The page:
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.for which so much is risked, so much is suffered ? It cannot promote bealth, nor ease pain; it makes no in. crease of merit in the person; it creates envy; it hastens misfortune.

“What is a butterfly? 'at best ..!
He's but a caterpilbr drest; ; ;
The gaudy fop's his picture just,"

as poor Richard says. But what madness must it be to run in debt for these su. perfluities! We are offered by the terms of this sale, six months credit ; and that perhaps, has induced some of us to attend it, because we cannot spare the ready money, and hope now to be fine without it. But ah! think shạt you do when you run in debt; you give to another power over your liberty. If you cannot pay at the time, you will be ashamed to see your creditor, you will be in fear when you speak to him, you will make poor, pitiful, sneaking, excuses, and, by degrees, come to lose your veracity, , and sink into base, downright, lying ; for, as poor Rich. #rd says, “ the second yice is lying; the first is running in debt.

And again, to the same purpose, lying rides upon debt's back ;" whereas a free born Englishman ought not io be ashamed nor afraid to see or speak to any man living. 'But poverty often depriyes a man of all spirit and virtue. * It is hard for an empty bag to stand upright," as poor Richard truly says.

What would you think of that-prince, or of that government, who should issue, an edict, forbidding you to dress like a gentleman or gentlewoman, on pain of imprisonment or servitude ? Would you not say, that you were free, have a right to dress as you please, and that such an edict would be a breach of your privileges, and such a government tyrannical? And yet you are about to put yourself under that tyranny, when you run in debt

for

for such dress! Your creditor has authority, at his plea: sure, to deprive you of your liberty, by confining you in jail for life, or by selling you for a servant, if you should not be able to pay him. ...in

When you have got your bargain, you may, perhaps, think little of payment: But “Creditors (poor Richard tells-us) have better memories than debtors ;” and, in another place, he says, .. . Creditors are a superstitious sect, great observers of set days and times.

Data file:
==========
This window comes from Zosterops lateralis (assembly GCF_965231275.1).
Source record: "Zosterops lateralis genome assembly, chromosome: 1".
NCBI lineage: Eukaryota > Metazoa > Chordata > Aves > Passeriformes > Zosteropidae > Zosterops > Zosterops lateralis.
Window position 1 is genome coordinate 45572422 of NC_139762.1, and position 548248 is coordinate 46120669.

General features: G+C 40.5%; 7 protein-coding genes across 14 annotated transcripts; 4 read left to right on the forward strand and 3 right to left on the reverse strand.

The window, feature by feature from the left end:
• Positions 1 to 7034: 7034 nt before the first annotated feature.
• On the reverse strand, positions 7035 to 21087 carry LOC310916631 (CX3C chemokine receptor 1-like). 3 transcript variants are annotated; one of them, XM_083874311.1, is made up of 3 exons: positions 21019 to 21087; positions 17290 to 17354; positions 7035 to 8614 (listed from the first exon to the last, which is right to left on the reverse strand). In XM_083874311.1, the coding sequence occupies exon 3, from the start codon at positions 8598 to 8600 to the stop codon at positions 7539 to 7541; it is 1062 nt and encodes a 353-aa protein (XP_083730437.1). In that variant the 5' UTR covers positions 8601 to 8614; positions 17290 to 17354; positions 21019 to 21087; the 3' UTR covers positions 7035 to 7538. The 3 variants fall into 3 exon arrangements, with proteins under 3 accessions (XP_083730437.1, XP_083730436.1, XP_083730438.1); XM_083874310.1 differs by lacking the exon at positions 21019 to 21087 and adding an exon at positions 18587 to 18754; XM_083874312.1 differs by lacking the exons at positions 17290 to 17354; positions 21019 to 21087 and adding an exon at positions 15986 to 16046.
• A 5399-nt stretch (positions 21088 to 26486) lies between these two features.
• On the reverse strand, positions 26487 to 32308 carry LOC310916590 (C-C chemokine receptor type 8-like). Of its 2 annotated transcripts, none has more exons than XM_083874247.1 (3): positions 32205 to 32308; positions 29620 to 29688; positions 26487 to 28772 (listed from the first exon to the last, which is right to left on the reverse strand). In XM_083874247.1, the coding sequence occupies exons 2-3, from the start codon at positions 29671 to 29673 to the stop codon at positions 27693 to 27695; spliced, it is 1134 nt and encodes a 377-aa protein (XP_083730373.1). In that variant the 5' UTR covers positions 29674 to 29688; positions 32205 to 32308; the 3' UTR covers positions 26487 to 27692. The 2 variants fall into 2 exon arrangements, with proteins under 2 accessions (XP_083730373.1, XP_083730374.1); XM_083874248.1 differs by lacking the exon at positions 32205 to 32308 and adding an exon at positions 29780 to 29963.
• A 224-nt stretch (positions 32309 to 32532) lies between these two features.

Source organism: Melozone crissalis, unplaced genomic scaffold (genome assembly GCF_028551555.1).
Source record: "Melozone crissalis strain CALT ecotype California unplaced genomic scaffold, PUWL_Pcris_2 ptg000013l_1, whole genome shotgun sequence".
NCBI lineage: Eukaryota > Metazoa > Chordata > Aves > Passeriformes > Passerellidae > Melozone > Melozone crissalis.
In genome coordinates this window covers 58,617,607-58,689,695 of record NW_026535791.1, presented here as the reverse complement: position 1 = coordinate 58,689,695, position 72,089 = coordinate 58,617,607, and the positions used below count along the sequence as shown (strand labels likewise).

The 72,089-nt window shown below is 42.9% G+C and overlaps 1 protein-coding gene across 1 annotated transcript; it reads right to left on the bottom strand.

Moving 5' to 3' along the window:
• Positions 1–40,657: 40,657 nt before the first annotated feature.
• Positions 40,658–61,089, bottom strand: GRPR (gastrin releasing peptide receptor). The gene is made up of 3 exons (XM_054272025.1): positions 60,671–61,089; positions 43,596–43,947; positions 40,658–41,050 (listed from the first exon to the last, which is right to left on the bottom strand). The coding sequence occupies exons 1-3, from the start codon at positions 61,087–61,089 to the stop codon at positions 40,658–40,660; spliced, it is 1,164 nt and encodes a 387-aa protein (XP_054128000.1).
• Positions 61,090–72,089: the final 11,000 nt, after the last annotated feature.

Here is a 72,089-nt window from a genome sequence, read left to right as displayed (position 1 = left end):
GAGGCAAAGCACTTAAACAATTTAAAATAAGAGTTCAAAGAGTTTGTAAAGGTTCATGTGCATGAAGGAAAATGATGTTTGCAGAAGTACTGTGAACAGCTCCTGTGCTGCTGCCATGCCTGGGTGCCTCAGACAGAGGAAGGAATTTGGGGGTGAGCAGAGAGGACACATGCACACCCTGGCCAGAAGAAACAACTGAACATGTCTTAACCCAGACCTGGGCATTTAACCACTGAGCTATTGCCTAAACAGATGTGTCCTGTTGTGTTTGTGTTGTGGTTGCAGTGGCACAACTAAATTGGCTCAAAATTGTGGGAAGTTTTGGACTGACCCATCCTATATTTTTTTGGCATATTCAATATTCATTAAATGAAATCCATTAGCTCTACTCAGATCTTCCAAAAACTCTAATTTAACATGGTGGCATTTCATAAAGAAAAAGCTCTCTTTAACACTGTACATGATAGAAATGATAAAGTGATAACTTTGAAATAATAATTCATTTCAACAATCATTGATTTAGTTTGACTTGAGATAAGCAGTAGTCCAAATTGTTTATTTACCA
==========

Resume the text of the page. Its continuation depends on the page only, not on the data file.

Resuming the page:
The day comes round before you are aváre, and the demand is made before you are prepared to satisfy it ; or; if you bear your debt in mind, the term which at first seemed so long, will, as it lessens, appear extremely short: time will seem to have added wings to his heels as well as his shoulders. ***** Those have a short Lent, (saith poor Richard,) who owe money to be paid at Easter.” Then since, as he says, “ The borrower is a slave to the lender, and the debtor to the creditor,” disdain the chain, preserve your freedom, and maintain your independence :

b . Be industrious and free ; be frugal and free.

At present perhaps, you may think yourselves in thriv. ing circumstances, and that you can bear a little extravagance without injury ; but .**... “For age and want save what you may,

- No morning sun lasts a whole day.” as poor Richard says.. Gain may be temporary and un. certain; but, ever while you live, expense is constant and certain ; and, it is easier to build two chimneys, than to keep one in fuel," as poor Richard says. So, " rather go to bed supperless than rise in debt.”

. Get what you can, and what you get hold,':
'Tis the stone that will turn all ycur lead into gold.”

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as poor Richard says. And when you have got the philosopher's stone, sure you will no longer complain of bad times, or the difficulty of paying taxes:

This doctrine, my friends, is reason and wisdom : but, after all, do not depend too much upon your own indus. try, and frugality, and prudence, though excellent things; for they may all be blasted, without the blessing of heaven; and therefore ask that blessing 'humbly, and be not uncharitable to those that at present seem to want it, but comfort and help them. Remember Job suffered, and was afterwards prosperous.

And now, to conclude, “ Experience keeps a dear school ; but fools will learn in no other, and scarce in that ; for, it is true, " we may give advice, but we cannot give conduct," as poor Richard says. However, re. member this, “ They that will not be counselled cannot be helped ;" as poor Richard says; and further, that “ If you will not hear reason, she will surely rap your knuckles."

Thus the old gentleman ended his harangue. The people heard it, and approved, the doctrine; and immediately practised the contrary, just as if it had been a common sermon ; for the auction opened, and they began to buy extravagantly, notwithstanding all his cautions, and their own fear of taxes.

I found the good man had thoroughly studied my Almanacks, and digested all I had dropt on those topics during the course of 25 years. The frequent mention he made of me must have tired any one else ; but my vanity was wonderfully delighted with it, though I was con scious, that not a tenth part of the wisdom was my own, which he asęribed to me, but rather the gleanings that I

had made of the sense of all ages and nations. However, il resolved to be the better for the echo of it ; and, though I had at first determined to buy stuff for a new

coat

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